By: Louis-Vincent Gave
Friday was a most unusual day in markets for a number of reasons:
• The US payroll report for January exceeded even the most optimistic forecasts. Without belaboring the point, almost every single category of US employment topped expectations, pointing to a job market that remains very tight, especially for construction workers, blue collar workers and other categories where individuals have a high tendency to spend the money they earn.
• The Atlanta Fed posted a very strong upward revision to its Now GDP forecasts, indicating a US growth rate of 4.2% for the current quarter.
• After posting strong numbers, Amazon and Meta soared higher. A little over a year ago, Meta’s share price stood at US$88 a share but on Friday, it gained some US$80 a share! The resulting US$178bn jump in its market capitalization was the fourth biggest absolute increase by a US firm (Amazon had the biggest jump in February 2022, followed by Apple in November 2022 and Nvidia in May 2023). To put things in perspective, on Friday Meta added a Disney’s worth of market cap (see chart overleaf).
• Thanks to the gains in Meta and Amazon, the S&P 500 rose 1.1% on Friday. However, the broader market did not fare as well, since two stocks fell for each one that rose. Thus, while the S&P 500 had a very strong day, the Russell 2000 actually fell -0.6%. Aside from the day that followed the 1987 crash, this was the only time that the S&P 500 has registered a gain of more than 1% with more than two thirds of its constituents falling.
• Yields on 10-year US treasuries gained 14bp and moved back above 4%. So along with a bad day for the median stock and smaller-cap indexes, investors also had to contend with a bad day for bonds. It was one more day in which US bonds failed to cushion the equity market pain.
So where does all this leave us?
1) The US equity market has become hyper-concentrated. On the plus side, it is no longer just about Microsoft and Nvidia, as investors can now also add Meta among a few names making new highs. Moreover, with its new-found momentum, Amazon could join this elite group. However, Tesla continues to head lower, while Alphabet and Apple are struggling to make new highs. I may be mistaken but it feels as if the release of the Apple goggles is the first time for a while that Apple launched a new product amid such indifference? In the past, such releases triggered fanfare in front of Apple stores and much excitement in the market.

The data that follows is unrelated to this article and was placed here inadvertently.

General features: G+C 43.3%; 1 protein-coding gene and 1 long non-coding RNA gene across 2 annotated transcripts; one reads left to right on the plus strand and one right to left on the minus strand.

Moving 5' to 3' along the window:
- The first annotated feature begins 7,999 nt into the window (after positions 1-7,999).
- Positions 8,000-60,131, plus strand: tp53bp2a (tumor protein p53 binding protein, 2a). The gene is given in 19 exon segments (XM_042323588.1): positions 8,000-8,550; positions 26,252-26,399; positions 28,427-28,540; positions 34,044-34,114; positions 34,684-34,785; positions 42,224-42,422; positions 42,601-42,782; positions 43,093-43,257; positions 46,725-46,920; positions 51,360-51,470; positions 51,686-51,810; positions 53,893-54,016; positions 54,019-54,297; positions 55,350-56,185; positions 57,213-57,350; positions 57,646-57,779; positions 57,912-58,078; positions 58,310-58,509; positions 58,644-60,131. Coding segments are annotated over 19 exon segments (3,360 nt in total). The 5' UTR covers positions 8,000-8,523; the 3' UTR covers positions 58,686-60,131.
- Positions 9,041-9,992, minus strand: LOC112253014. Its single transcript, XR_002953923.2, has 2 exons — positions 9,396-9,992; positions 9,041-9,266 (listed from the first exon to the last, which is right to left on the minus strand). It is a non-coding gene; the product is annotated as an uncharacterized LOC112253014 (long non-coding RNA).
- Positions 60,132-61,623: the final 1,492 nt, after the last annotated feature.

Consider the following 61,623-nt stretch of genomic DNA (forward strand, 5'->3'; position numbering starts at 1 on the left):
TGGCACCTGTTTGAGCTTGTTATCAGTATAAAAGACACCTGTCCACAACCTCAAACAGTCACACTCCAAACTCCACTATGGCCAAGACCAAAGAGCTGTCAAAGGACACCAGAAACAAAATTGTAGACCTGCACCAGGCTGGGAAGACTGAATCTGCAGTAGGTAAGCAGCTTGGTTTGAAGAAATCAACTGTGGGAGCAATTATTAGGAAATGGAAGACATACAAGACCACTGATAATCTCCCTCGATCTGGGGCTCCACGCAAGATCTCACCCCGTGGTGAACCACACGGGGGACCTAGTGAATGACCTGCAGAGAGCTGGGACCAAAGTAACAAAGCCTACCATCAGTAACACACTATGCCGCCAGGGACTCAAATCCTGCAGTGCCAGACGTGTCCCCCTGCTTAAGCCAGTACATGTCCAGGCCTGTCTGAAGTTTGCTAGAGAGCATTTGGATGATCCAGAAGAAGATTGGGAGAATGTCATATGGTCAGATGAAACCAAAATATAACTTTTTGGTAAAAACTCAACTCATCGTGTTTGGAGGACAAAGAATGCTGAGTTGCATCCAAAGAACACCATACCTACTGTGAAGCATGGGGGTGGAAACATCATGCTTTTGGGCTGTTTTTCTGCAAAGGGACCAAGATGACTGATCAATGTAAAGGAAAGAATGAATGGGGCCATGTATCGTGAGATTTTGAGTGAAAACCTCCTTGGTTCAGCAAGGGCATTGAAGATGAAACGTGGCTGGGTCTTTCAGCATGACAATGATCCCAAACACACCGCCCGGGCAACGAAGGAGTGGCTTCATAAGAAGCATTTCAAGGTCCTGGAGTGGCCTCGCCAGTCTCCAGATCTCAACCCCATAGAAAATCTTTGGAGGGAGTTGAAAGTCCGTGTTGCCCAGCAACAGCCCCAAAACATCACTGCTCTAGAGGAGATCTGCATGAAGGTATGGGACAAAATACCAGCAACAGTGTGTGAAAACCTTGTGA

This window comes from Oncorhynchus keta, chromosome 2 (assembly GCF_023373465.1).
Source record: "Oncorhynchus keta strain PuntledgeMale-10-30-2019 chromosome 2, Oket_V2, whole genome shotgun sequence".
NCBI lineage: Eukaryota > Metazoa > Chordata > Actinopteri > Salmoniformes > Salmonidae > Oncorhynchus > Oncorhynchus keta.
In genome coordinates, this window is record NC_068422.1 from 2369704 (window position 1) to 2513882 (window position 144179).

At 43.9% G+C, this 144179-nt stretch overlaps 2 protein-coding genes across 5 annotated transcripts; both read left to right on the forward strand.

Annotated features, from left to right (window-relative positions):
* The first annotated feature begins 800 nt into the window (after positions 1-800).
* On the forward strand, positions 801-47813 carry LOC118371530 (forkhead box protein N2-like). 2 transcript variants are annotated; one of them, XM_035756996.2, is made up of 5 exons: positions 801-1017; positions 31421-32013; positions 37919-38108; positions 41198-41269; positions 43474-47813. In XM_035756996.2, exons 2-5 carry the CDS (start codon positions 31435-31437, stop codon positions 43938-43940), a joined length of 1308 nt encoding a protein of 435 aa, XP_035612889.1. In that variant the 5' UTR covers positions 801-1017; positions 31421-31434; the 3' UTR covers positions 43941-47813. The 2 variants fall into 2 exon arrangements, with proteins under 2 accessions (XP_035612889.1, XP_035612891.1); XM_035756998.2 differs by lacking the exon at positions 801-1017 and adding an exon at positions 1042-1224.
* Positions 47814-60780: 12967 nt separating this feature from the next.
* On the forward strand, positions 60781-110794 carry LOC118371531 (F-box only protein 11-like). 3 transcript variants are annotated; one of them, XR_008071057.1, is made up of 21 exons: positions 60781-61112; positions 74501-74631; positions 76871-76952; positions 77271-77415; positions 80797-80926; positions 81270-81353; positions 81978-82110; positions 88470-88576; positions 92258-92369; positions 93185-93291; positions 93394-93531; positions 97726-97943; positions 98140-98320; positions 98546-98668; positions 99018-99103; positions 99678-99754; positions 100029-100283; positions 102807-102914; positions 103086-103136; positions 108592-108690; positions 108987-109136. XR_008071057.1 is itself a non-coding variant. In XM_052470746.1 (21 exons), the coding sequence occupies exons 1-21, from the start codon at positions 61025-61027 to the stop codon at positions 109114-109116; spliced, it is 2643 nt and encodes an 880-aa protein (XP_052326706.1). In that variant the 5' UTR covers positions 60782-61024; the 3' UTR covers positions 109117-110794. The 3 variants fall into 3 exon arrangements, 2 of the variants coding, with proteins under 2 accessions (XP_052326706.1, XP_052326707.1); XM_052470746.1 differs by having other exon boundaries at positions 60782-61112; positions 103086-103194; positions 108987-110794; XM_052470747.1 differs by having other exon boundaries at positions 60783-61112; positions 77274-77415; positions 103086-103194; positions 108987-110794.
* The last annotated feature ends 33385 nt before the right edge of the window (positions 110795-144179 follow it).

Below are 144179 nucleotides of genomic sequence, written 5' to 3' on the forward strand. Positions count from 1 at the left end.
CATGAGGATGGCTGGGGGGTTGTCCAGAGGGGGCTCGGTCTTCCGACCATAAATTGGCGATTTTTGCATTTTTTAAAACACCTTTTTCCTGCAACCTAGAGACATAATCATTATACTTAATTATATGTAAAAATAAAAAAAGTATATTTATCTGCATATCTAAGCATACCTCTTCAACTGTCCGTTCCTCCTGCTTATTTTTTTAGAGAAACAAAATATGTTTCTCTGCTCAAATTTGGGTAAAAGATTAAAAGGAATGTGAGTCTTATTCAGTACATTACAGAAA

2) Such concentrated performance is usually not healthy. If the recent breakout is thus to mark the start of a new bull market, it will surely have to broaden from the handful of names listed above. Such a possibility seemed likely in November and December, but in January, equity markets have returned to their concentrated ways.
3) The strong payroll numbers slashed the odds of a March interest rate cut. Still, the market seemed to take this in its stride in part because—as per Jay Powell’s 60 minutes interview on Sunday—the Federal Reserve is still signaling that cuts should occur by the summer. But also because, fundamentally speaking, job growth and continued economic expansion
is broadly good news for many firms (if not for bonds). There is, after all, no better environment for equities than a “disinflationary boom”. This brings me to possibly the greatest risk for US equities in the coming period: the threat of stronger-than-expected inflation.
Indeed, while bonds find it hard to brush off strong economic data, equities are happy to do so. But can the same be said for inflation? The poor performance of both bonds and equities in 2022 probably answers this question. This leaves us with a fairly simple decision tree. If US inflation data continue to decelerate in the coming weeks and months, equity investors may cheer the unfolding disinflationary boom. Equity markets can then broaden out and enjoy a best-of-all-worlds scenario that Dr. Pangloss himself would have embraced. However, if US inflation data follow the lead of US growth data and also surprise on the upside, long-dated bonds will likely sell off further and the recent breakout in US equities will probably go down as a “fake” episode only involving a few names. With this in mind, reducing risk into the upcoming consumer price index data release on February 13 may make sense. Any reading that comes in above expectations would likely spook markets that now seem to have become heavily imbalanced.
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